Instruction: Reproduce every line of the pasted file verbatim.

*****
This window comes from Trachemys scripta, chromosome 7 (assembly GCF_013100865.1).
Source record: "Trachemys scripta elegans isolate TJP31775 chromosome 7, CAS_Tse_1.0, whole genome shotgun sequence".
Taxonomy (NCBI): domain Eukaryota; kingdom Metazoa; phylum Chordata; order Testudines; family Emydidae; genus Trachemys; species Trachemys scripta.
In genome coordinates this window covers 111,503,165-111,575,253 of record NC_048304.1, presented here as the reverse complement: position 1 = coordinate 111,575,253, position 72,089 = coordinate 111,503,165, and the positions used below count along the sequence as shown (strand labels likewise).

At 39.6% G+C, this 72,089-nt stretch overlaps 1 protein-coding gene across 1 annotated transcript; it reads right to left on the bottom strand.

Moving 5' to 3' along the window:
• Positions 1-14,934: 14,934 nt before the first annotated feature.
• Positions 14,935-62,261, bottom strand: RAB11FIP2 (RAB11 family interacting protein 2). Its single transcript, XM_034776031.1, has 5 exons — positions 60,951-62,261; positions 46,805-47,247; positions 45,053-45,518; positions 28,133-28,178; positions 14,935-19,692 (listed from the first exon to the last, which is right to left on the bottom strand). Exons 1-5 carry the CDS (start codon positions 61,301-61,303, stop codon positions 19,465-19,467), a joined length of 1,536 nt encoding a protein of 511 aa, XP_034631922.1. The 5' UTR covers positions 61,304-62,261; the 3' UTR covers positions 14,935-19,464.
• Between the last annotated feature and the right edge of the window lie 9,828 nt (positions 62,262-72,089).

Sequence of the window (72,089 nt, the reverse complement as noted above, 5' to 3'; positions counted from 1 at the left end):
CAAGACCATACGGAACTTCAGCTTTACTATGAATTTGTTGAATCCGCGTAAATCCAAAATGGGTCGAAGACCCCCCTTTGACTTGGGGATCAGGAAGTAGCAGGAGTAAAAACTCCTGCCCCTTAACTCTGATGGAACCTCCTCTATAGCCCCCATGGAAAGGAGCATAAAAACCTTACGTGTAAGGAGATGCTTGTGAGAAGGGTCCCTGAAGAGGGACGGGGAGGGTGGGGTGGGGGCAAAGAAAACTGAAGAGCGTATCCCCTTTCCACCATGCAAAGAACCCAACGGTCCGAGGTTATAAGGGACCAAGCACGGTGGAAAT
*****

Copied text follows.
This window comes from Trachemys scripta, chromosome 7 (assembly GCF_013100865.1).
Source record: "Trachemys scripta elegans isolate TJP31775 chromosome 7, CAS_Tse_1.0, whole genome shotgun sequence".
Taxonomy (NCBI): domain Eukaryota; kingdom Metazoa; phylum Chordata; order Testudines; family Emydidae; genus Trachemys; species Trachemys scripta.
In genome coordinates this window covers 111,503,165-111,575,253 of record NC_048304.1, presented here as the reverse complement: position 1 = coordinate 111,575,253, position 72,089 = coordinate 111,503,165, and the positions used below count along the sequence as shown (strand labels likewise).

At 39.6% G+C, this 72,089-nt stretch overlaps 1 protein-coding gene across 1 annotated transcript; it reads right to left on the bottom strand.

Moving 5' to 3' along the window:
• Positions 1-14,934: 14,934 nt before the first annotated feature.
• Positions 14,935-62,261, bottom strand: RAB11FIP2 (RAB11 family interacting protein 2). Its single transcript, XM_034776031.1, has 5 exons — positions 60,951-62,261; positions 46,805-47,247; positions 45,053-45,518; positions 28,133-28,178; positions 14,935-19,692 (listed from the first exon to the last, which is right to left on the bottom strand). Exons 1-5 carry the CDS (start codon positions 61,301-61,303, stop codon positions 19,465-19,467), a joined length of 1,536 nt encoding a protein of 511 aa, XP_034631922.1. The 5' UTR covers positions 61,304-62,261; the 3' UTR covers positions 14,935-19,464.
• Between the last annotated feature and the right edge of the window lie 9,828 nt (positions 62,262-72,089).

Sequence of the window (72,089 nt, the reverse complement as noted above, 5' to 3'; positions counted from 1 at the left end):
CAAGACCATACGGAACTTCAGCTTTACTATGAATTTGTTGAATCCGCGTAAATCCAAAATGGGTCGAAGACCCCCCTTTGACTTGGGGATCAGGAAGTAGCAGGAGTAAAAACTCCTGCCCCTTAACTCTGATGGAACCTCCTCTATAGCCCCCATGGAAAGGAGCATAAAAACCTTACGTGTAAGGAGATGCTTGTGAGAAGGGTCCCTGAAGAGGGACGGGGAGGGTGGGGTGGGGGCAAAGAAAACTGAAGAGCGTATCCCCTTTCCACCATGCAAAGAACCCAACGGTCCGAGGTTATAAGGGACCAAGCACGGTGGAAAT